“Let the Land rejoice, for you have bought Louisiana for a Song.” – Gen. Horatio Gates to President Thomas Jefferson, July 18, 1803
“Never did the united states grab so much for so little.” – Henry Adams
“Vente de la Louisiane” or “Sale of Louisiana” also known as “The Louisiana Purchase” considered the greatest real estate deal in history took place on December 20, 1803.
Louisiana has a long rich history. Native Americans settled there first, and then it became the mainspring of an empire, and finally it got incorporated into the United States. Various cultures: Native American, French, Spanish, the Caribbean, African, and the English influenced Louisiana, evolving it into a region of exuberant and intrinsic blend of ethnicity.
In 1528, a Spanish expedition led by Panfilo de Narváez were the first European to visit Louisiana. They located the mouth of the Mississippi River.
When the first Europeans set foot in this region many native groups inhabited there such as: Acolapissa, Adai, Appalousa, Atakapa, Avoyel, Bayougoula, Caddo, Chawasha, Chitimacha, Choctaw, Houma, Koroa, Nakasa, Natchitoches, Natchez, Okelousa, Ouachita, Quinipissa-Mougoulacha, Taensa, Tangipahoa, Tunica, Washa, Yagenechito, Yatasi and so on.
In 1542, another Spanish expedition led by Hernando de Soto ventured into the north and west of the region where they encountered the Caddo and Tunica groups. In 1543, they followed the Mississippi River down to the Gulf of Mexico. As they drifted along the river, hostile tribes besieged them. The natives followed their boats in large canoes. Continually shooting arrows they killed 11 Spaniards and wounded many more.
Gradually, Europeans lost interest in Louisiana until the late 17th century, when sovereign, religious and commercial aims surfaced once again. The French established their first settlements, on the Mississippi River and Gulf Coast, and claimed a vast region of North America. France then set out to establish a commercial empire and a nation under the French rule that stretched from the Gulf of Mexico to Canada.
In 1682, the French explorer René-Robert Cavelier, Sieur de La Salle, or Robert Cavelier de La Salle (November 22, 1643 – March 19, 1687)named the region Louisiana to honor France’s King Louis XIV. In 1699, Pierre Le Moyne d’Iberville, a French military officer from Canada established the first permanent settlement, Fort Maurepas, at what is now Ocean Springs, Mississippi, near Biloxi.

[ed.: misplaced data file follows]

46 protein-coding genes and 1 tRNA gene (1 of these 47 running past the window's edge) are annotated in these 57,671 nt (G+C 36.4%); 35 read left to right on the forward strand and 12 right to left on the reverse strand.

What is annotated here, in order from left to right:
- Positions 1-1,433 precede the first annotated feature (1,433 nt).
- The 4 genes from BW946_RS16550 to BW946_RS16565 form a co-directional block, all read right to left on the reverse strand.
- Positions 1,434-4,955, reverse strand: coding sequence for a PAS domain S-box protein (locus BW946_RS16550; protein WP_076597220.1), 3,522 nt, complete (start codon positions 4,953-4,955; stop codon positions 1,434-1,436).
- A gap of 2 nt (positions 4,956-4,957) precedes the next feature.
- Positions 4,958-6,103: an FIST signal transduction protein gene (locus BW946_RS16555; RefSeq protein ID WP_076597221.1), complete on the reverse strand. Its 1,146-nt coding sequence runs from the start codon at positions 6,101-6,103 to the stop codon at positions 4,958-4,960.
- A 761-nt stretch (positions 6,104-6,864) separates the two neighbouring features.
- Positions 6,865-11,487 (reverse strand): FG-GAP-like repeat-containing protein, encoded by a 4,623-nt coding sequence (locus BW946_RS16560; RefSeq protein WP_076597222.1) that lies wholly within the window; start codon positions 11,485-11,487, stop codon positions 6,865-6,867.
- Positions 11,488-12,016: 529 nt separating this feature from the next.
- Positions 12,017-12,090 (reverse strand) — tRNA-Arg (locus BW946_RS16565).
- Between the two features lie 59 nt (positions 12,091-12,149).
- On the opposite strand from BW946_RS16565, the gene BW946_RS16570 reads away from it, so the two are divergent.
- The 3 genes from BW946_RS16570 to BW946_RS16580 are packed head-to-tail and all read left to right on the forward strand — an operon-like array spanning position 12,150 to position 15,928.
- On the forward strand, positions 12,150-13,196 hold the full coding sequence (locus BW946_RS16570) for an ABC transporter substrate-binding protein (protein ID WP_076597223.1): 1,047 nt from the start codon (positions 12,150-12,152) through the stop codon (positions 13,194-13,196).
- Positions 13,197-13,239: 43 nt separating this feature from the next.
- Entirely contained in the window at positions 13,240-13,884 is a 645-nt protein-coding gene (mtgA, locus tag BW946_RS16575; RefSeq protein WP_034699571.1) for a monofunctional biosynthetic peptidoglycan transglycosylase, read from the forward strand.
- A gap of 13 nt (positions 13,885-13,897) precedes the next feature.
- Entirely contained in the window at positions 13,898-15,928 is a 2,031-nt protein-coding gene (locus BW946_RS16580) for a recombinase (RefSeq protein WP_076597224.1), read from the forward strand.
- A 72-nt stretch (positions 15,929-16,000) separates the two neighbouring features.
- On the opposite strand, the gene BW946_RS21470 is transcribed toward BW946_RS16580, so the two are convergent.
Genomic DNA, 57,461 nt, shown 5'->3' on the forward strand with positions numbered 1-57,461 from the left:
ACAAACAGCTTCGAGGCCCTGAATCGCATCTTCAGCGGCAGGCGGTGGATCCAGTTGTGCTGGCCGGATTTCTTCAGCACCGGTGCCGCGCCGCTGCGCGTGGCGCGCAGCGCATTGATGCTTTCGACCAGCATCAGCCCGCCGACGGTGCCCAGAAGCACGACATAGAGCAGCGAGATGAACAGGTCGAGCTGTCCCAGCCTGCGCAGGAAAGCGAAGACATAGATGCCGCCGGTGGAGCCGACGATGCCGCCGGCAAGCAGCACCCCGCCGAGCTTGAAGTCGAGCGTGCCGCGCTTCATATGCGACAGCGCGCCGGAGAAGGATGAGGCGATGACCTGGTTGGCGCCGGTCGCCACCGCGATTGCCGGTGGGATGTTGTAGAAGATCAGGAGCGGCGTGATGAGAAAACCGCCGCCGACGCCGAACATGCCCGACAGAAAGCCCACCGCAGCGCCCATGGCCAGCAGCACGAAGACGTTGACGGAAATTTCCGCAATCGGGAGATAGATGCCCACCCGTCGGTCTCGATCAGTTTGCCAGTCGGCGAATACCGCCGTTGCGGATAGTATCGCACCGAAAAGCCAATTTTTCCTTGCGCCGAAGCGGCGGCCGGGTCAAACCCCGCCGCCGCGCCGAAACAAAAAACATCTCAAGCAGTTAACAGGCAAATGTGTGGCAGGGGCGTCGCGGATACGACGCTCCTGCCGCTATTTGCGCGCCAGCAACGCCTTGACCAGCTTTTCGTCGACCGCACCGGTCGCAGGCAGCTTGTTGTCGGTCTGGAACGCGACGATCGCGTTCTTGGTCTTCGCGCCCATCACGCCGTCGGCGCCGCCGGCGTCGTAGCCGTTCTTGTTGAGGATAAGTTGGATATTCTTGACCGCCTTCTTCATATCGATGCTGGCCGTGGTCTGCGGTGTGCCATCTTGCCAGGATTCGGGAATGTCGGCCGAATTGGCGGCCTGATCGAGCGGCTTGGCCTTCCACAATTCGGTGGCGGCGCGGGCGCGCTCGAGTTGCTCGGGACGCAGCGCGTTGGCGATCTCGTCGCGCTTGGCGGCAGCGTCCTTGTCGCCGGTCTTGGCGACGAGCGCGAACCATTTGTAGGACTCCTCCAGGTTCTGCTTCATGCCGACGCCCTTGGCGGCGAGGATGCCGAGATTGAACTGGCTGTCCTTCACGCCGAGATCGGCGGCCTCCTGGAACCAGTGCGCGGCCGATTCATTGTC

The French explored the Mississippi River valley and established scattered settlements in the region. By the middle of the 18th century, France controlled more of the modern United States than any other European power. The French colony of Louisiana originally claimed all the land on both sides of the Mississippi River and north to French territory in Canada.
The following present-day states were part of the then vast tract of Louisiana: Louisiana, Mississippi, Arkansas, Oklahoma, Missouri, Kansas, Nebraska, Iowa, Illinois, Indiana, Michigan, Wisconsin, Minnesota, North Dakota, and South Dakota.
In 1719, two ships, the Duc du Maine and the Aurore, arrived in New Orléans, carrying the first African slaves to Louisiana. From 1718 to 1750, transportation of thousands of Africans to Louisiana from the Senegambian coast, the west African region of the interior of modern Benin, and from the coast of modern Angola took place. The influx of slaves from Africa strongly shaped the Louisiana Creole culture.
Having suffered damaging defeats in the Seven Years’ War against the British, the French wanted to prevent losing its Louisiana territory and the city of New Orléans to them. So in 1762, King Louis XV of France ceded the French American territory west of the Mississippi River to his cousin, King Carlos II of Spain by the Treaty of Paris of 1763. However, in 1763, France transferred nearly all of its remaining North American holdings to Great Britain.